Sermon - 2 Easter

April 28, 2019

In the Name...

 

I think it was Francis Bacon who said that Man was given imagination to compensate for what he is not and a sense of humour to console him for what he is.

 

In the music business, groups and singers come and go.  They release a few albums, they tour.  They may be popular for a while, even hit #1, but, as styles and fads change, they fade into oblivion.  Every once in a while, though, a song is composed which has an influence beyond the moment and in 1971, one of those appeared.  Some have called it one of the greatest songs ever written.  Former President Carter says that he's heard it in every one of the 125 countries that he's visited.  It's appeared in movies and TV shows as diverse as "The Killing Fields" and "The X Factor."  It's accompanied New Year's celebrations in Times Square and protest rallies in Iran.

 

The song, by John Lennon, is "Imagine."

 

Imagining is one of the things that human beings do best.  A day doesn't pass when we don't think about the future, about what can and may be, or what we think should be.  It can very personal and practical, such as our finances or health.  It can be general and theoretical such as global warming or the NBA playoffs.  Imagining can also be a source of comfort or escape. 

 

In 1930, the midst of the Depression, 20th Century Fox released one of the strangest movies in film history - a sci-fi musical about what life would be like in 1980.  With the title, "Just Imagine", you can just imagine how silly it was.  People travelled to work in blimps instead of buses and Prohibition was still in effect!  And, yet, people went to see it and the film actually made money.  Because, in a troubled present, people needed the hope, however absurd, of a better tomorrow.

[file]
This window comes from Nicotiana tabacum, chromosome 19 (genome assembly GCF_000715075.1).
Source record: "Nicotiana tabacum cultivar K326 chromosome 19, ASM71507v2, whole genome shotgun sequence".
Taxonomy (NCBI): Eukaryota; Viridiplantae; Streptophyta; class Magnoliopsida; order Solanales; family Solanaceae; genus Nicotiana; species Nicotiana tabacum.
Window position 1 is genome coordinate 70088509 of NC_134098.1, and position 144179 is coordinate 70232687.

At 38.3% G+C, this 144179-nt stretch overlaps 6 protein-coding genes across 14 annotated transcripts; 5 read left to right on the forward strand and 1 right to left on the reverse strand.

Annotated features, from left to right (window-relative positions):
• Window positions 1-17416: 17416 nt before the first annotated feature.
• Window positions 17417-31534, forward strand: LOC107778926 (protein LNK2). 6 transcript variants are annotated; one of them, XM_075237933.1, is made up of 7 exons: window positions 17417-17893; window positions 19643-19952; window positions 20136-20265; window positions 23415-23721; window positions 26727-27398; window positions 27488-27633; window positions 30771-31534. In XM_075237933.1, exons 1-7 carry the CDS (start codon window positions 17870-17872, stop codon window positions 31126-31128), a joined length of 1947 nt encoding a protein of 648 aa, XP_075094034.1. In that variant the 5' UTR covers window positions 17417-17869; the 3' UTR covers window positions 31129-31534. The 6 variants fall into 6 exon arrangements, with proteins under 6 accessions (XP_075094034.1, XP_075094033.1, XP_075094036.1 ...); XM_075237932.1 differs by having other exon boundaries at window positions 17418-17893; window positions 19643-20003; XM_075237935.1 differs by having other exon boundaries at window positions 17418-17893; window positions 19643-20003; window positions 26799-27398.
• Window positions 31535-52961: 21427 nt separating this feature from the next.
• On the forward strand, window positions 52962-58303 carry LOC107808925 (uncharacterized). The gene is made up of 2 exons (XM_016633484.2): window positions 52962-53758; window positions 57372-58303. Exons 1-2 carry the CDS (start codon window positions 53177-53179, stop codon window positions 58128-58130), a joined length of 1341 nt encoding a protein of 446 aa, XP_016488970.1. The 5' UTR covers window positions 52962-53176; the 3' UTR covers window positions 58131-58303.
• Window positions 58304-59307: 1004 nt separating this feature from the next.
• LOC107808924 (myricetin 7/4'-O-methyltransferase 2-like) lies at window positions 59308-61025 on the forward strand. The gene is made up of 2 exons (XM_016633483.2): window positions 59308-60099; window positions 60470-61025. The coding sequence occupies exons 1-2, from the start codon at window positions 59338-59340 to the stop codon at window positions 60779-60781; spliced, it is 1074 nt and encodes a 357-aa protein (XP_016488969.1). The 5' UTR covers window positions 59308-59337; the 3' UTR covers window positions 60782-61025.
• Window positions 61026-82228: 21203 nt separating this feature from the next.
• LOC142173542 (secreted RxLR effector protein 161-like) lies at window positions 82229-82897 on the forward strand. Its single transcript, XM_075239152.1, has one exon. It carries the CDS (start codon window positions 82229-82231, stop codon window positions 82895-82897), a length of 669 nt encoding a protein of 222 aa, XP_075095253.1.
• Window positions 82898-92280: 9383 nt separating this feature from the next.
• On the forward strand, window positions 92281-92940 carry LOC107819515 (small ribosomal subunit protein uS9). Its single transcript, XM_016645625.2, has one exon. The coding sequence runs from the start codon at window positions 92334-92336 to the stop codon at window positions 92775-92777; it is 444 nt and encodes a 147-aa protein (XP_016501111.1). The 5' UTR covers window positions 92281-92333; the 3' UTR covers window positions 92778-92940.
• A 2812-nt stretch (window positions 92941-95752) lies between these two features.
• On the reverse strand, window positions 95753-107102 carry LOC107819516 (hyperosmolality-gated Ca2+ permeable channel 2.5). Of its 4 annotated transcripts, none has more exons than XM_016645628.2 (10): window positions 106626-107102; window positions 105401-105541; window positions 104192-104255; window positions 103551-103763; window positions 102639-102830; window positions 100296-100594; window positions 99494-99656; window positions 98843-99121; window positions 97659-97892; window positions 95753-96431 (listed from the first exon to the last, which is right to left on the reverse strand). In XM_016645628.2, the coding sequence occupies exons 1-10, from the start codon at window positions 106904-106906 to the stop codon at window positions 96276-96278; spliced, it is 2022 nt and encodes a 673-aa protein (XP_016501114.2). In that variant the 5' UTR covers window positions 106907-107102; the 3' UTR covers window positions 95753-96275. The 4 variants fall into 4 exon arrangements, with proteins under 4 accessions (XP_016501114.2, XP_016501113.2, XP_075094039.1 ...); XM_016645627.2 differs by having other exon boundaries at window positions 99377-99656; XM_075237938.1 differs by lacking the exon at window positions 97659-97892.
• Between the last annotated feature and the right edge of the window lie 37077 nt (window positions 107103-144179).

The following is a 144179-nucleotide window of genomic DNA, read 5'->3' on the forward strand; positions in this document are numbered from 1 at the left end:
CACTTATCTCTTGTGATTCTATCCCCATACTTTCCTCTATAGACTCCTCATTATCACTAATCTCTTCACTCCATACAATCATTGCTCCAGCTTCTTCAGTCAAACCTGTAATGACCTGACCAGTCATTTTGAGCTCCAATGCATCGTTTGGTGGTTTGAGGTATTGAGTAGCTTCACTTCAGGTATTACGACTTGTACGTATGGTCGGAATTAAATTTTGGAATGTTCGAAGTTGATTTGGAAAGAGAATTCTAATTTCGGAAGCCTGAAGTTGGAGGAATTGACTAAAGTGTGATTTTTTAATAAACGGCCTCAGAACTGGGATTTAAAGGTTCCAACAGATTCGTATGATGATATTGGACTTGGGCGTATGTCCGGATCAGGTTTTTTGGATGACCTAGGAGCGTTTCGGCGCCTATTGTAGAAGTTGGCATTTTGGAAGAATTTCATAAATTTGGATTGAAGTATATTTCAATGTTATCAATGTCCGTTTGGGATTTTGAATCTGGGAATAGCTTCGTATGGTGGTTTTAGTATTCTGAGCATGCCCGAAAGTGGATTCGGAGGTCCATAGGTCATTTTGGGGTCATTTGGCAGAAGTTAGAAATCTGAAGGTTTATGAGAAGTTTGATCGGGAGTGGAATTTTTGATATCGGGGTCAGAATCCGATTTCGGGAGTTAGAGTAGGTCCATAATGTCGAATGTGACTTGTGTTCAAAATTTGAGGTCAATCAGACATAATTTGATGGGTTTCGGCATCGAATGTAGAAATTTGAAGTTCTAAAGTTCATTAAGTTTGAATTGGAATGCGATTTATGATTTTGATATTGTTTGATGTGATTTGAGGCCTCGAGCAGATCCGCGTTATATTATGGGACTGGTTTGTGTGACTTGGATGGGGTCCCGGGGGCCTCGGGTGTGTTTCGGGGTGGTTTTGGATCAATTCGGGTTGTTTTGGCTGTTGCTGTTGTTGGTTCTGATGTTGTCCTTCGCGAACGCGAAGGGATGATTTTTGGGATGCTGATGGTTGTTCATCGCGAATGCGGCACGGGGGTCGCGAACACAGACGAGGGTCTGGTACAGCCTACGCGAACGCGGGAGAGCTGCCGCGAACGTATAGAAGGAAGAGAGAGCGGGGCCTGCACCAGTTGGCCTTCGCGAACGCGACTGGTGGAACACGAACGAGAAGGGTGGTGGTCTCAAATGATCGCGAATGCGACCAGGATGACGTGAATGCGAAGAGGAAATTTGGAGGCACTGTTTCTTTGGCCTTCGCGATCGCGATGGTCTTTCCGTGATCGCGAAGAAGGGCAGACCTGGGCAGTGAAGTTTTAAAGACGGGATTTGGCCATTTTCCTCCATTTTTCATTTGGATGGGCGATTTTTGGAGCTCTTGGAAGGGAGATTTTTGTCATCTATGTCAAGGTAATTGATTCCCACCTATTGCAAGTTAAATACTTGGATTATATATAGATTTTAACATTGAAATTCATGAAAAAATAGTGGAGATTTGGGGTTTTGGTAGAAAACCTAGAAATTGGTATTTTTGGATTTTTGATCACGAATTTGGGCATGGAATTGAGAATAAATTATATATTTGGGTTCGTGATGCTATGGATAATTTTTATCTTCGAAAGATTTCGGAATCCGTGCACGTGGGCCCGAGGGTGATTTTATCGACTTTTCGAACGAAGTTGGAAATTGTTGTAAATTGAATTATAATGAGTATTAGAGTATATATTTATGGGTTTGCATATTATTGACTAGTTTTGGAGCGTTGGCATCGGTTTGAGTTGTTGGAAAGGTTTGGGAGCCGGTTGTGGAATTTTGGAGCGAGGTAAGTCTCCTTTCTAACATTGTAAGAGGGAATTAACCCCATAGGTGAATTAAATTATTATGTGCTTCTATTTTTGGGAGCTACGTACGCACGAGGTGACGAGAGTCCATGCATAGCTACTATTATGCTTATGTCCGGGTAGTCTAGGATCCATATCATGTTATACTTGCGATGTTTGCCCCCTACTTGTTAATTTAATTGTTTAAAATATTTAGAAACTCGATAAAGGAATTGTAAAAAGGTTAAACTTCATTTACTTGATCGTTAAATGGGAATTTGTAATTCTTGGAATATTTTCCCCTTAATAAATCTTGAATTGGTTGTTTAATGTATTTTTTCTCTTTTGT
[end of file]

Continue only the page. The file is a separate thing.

For the next few weeks, our scripture lessons will include passages from the Book of the Revelation.  Not the product of a human imagination, it rather staggers the imagination with its vivid images of past, present, and future rolled up into one.  A vision, revealed by God, of an ultimate future similar in many ways to that articulated by John Lennon.  A time in which greed, hunger, and killing will be no more.  A place of universal brotherhood with no boundaries to divide us.  Where all the people live as one.  Very similar, but, with one all-important difference.

 

In Lennon's concept of the future, there is no religion.  Heaven has been abolished, along with God.  But, without heaven and without God, a future time and place of perfect peace cannot exist because that is beyond man's power to create.

 

In Revelation, we hear of a tree whose fruit God says will heal nations.  That should remind us of another tree whose fruit was long ago misused by Man and, as a result, humanity became set against nature, male against female, brother against brother, and nation against nation.  The point being that we made the mess and we can't fix it.  The healing, the hope, has to come from outside the human experience.

 

In our Gospel, we heard Jesus say to his disciples that he was going to give them peace.  But, he said, it would be a special kind, not what the world, or they, might think of as peace.  Now, when many of us think and pray about peace, in our families, in our communities, in our world, we ask for an end to conflict, to the violence that nations and individuals do to one another.